The school year ends Friday here in Denver. For many others, you are already on summer vacation. At first, it’s all fun and games, as it should be, but eventually, you should probably make sure that your children don’t lose everything they just learned. After all, they don’t start over next year.
One of the most common things educators have noted is something called Summer Reading Loss. The concept is that many kids stop reading over the summer. The brain works just like any other body organ, it works best when frequently used. So, while kids don’t read for three months, they start back-sliding in their reading ability and speed. Obviously, they don’t go all the way back (most times) to where they were, but a little reading during the summer not only avoids losing skill, but keeps improving it.
Make Summer Reading Fun
It’s summer vacation. Tyrannical, “Go read right now, young man,” is way uncool during vacation. However, some gentle nudging and expectation setting is legit. “You can read for 20 minutes, or you can start cleaning your room,” works for me 🙂
To make reading over the summer fun, the most important thing is to have a variety of reading material available. Re-reading something from your bookshelf when you aren’t in the mood to read in the first place is a recipe for whining. However, a pile of new books fresh from the library offers the possibility of new adventures, new knowledge, or just new characters.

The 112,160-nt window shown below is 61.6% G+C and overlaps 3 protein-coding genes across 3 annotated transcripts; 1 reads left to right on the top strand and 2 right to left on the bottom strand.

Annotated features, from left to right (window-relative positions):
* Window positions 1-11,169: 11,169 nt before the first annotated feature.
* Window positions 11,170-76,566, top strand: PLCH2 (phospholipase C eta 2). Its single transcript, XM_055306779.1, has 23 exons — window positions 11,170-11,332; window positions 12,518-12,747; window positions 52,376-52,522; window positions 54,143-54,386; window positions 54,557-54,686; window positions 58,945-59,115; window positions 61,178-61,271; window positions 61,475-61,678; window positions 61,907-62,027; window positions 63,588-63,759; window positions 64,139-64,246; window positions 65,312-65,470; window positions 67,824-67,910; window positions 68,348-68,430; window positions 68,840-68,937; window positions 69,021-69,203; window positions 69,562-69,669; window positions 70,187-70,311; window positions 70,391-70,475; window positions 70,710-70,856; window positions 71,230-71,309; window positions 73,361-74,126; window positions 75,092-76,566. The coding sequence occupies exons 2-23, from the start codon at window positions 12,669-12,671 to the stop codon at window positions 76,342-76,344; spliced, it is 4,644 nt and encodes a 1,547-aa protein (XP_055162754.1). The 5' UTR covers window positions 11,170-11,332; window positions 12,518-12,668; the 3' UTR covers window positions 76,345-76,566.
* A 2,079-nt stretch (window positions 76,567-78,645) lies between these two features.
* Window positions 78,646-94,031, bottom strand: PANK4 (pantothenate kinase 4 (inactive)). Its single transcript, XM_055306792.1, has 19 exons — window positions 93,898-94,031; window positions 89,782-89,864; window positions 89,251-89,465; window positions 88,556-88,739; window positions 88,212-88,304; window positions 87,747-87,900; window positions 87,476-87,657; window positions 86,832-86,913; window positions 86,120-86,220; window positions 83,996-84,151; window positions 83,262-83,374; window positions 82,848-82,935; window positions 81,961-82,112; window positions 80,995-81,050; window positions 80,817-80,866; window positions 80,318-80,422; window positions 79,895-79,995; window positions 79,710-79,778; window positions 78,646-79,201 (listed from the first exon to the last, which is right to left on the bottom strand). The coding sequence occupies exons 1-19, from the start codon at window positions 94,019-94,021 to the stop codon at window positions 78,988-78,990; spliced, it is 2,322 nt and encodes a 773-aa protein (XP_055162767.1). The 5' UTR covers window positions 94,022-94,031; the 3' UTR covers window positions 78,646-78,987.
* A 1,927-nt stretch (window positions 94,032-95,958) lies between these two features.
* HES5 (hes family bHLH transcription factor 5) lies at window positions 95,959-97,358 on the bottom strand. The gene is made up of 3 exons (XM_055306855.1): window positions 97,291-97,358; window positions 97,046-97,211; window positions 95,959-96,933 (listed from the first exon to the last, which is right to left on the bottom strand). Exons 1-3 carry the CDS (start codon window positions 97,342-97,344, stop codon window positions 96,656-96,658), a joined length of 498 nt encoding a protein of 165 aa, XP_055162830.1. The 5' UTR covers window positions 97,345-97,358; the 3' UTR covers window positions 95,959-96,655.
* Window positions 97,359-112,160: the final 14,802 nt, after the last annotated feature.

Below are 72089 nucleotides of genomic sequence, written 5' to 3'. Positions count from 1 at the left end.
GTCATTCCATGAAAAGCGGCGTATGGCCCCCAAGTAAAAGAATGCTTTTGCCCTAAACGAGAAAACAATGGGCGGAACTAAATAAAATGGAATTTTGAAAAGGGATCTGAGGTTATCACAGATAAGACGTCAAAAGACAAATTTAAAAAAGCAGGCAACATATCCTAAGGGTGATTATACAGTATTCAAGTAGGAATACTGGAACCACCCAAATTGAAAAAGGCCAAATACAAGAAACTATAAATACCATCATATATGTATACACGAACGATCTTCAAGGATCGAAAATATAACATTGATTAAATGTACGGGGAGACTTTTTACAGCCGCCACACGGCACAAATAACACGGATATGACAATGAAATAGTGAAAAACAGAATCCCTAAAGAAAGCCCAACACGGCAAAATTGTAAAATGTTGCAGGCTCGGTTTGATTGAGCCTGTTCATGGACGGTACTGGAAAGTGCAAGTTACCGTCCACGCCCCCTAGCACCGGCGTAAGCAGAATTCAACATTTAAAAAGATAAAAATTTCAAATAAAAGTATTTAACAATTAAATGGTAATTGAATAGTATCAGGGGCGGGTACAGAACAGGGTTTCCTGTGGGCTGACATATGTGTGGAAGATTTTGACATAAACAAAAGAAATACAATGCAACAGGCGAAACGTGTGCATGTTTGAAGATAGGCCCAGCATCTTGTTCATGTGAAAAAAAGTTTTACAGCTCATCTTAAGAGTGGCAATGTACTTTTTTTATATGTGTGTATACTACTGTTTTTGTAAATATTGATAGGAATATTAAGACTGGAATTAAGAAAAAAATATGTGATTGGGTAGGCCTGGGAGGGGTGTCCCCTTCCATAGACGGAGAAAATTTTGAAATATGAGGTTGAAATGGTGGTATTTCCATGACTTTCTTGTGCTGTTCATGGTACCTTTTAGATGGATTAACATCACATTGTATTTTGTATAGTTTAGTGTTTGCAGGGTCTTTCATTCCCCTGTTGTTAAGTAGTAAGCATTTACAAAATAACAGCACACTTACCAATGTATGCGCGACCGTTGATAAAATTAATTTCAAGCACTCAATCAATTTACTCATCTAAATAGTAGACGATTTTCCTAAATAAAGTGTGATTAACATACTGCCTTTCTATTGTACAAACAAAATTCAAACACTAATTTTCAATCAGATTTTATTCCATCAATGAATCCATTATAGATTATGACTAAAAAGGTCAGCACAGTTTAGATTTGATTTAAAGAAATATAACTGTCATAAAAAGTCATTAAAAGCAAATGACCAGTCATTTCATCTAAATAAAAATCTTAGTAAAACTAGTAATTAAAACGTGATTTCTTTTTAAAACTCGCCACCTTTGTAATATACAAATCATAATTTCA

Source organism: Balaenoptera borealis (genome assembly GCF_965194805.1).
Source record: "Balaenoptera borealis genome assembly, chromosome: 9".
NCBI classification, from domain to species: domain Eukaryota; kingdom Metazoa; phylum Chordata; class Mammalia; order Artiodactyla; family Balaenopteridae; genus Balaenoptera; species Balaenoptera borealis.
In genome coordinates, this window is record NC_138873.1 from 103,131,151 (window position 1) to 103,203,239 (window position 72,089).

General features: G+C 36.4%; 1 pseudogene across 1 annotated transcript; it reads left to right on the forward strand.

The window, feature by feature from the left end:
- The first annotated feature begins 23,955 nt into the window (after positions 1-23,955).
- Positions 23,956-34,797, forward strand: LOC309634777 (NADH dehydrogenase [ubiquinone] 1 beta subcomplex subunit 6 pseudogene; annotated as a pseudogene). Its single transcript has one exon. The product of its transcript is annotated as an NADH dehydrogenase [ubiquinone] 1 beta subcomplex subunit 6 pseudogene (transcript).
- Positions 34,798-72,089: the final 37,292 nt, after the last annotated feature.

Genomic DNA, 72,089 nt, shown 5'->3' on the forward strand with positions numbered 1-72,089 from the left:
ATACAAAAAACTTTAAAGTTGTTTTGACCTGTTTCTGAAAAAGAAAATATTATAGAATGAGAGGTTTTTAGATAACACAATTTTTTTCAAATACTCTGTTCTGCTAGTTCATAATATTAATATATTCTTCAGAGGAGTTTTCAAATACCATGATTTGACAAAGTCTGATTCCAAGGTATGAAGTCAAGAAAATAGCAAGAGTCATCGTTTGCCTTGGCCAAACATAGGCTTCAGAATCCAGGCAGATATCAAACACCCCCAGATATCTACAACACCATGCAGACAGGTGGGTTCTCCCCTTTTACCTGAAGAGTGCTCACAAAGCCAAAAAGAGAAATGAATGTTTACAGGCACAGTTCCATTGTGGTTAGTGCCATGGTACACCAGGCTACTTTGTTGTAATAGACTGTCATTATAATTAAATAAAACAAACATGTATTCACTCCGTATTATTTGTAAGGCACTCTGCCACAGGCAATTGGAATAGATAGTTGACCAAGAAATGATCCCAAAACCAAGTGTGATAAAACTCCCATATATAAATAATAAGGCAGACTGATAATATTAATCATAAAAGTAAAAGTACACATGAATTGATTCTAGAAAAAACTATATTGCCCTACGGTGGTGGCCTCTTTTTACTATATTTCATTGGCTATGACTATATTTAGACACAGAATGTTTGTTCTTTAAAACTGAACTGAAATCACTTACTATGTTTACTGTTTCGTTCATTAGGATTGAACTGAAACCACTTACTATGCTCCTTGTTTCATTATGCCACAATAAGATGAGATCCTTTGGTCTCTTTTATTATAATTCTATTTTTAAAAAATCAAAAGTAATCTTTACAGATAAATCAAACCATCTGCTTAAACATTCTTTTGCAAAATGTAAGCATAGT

Either way, make frequent trips to the library to pick out new books. Don’t worry about the books that don’t get read, and make sure your kids feel free to return or give up on any books that aren’t fun.
Don’t get bogged down in trying to get them to read non-fiction, or “good literature.” Remember, it is summer. The point is to keep the reading muscles working, not necessarily to learn from the reading. In other words, silly stories, yet another book in a fictional series that is “too young,” or just about any other book is fine. As long as they are reading, their reading skill will be improving. Worry about what the content is another day.
Summer Reading Programs
Another way to bump up the fun and interest in summer reading is with summer reading programs. The Denver Public Library, for example, offers a Summer of Reading program that offers rewards for reading. Read six books, or for 3 hours, and you get a library backpack. Another six books or three hours gets you a free ticket to Elitch Gardens amusement park. Keep going and you can get a free book and be entered for a prize drawing.
On their own, none of these perks will push most kids to read, but as a set collection of on going rewards, they can be a fun way to keep kids interested and track their progress.